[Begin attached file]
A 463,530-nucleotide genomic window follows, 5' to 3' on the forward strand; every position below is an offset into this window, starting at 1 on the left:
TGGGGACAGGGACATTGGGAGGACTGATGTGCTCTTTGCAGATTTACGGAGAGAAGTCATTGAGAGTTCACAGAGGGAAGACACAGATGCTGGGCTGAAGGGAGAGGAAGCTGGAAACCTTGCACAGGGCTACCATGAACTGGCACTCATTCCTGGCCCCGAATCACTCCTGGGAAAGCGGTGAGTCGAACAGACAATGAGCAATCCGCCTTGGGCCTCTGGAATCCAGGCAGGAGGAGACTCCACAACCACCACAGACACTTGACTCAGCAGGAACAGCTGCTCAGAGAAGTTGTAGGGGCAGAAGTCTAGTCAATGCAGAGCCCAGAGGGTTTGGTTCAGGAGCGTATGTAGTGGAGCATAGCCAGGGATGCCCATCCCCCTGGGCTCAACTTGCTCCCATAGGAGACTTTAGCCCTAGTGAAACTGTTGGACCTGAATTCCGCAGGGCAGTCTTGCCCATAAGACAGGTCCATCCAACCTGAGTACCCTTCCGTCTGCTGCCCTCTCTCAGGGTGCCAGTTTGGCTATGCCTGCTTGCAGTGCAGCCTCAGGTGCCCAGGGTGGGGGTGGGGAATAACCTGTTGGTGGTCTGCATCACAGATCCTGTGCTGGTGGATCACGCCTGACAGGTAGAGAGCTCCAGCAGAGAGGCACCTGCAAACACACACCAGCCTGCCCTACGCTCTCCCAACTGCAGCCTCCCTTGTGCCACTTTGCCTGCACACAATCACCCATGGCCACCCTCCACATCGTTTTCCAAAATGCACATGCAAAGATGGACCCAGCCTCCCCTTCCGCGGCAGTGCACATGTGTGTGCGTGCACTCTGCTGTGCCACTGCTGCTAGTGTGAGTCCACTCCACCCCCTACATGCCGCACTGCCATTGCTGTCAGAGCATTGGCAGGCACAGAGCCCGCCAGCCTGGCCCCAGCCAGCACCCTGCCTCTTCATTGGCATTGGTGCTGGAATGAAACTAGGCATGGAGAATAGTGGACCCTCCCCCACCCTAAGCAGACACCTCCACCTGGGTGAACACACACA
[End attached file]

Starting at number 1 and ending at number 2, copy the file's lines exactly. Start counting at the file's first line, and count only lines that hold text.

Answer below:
A 463,530-nucleotide genomic window follows, 5' to 3' on the forward strand; every position below is an offset into this window, starting at 1 on the left:
TGGGGACAGGGACATTGGGAGGACTGATGTGCTCTTTGCAGATTTACGGAGAGAAGTCATTGAGAGTTCACAGAGGGAAGACACAGATGCTGGGCTGAAGGGAGAGGAAGCTGGAAACCTTGCACAGGGCTACCATGAACTGGCACTCATTCCTGGCCCCGAATCACTCCTGGGAAAGCGGTGAGTCGAACAGACAATGAGCAATCCGCCTTGGGCCTCTGGAATCCAGGCAGGAGGAGACTCCACAACCACCACAGACACTTGACTCAGCAGGAACAGCTGCTCAGAGAAGTTGTAGGGGCAGAAGTCTAGTCAATGCAGAGCCCAGAGGGTTTGGTTCAGGAGCGTATGTAGTGGAGCATAGCCAGGGATGCCCATCCCCCTGGGCTCAACTTGCTCCCATAGGAGACTTTAGCCCTAGTGAAACTGTTGGACCTGAATTCCGCAGGGCAGTCTTGCCCATAAGACAGGTCCATCCAACCTGAGTACCCTTCCGTCTGCTGCCCTCTCTCAGGGTGCCAGTTTGGCTATGCCTGCTTGCAGTGCAGCCTCAGGTGCCCAGGGTGGGGGTGGGGAATAACCTGTTGGTGGTCTGCATCACAGATCCTGTGCTGGTGGATCACGCCTGACAGGTAGAGAGCTCCAGCAGAGAGGCACCTGCAAACACACACCAGCCTGCCCTACGCTCTCCCAACTGCAGCCTCCCTTGTGCCACTTTGCCTGCACACAATCACCCATGGCCACCCTCCACATCGTTTTCCAAAATGCACATGCAAAGATGGACCCAGCCTCCCCTTCCGCGGCAGTGCACATGTGTGTGCGTGCACTCTGCTGTGCCACTGCTGCTAGTGTGAGTCCACTCCACCCCCTACATGCCGCACTGCCATTGCTGTCAGAGCATTGGCAGGCACAGAGCCCGCCAGCCTGGCCCCAGCCAGCACCCTGCCTCTTCATTGGCATTGGTGCTGGAATGAAACTAGGCATGGAGAATAGTGGACCCTCCCCCACCCTAAGCAGACACCTCCACCTGGGTGAACACACACA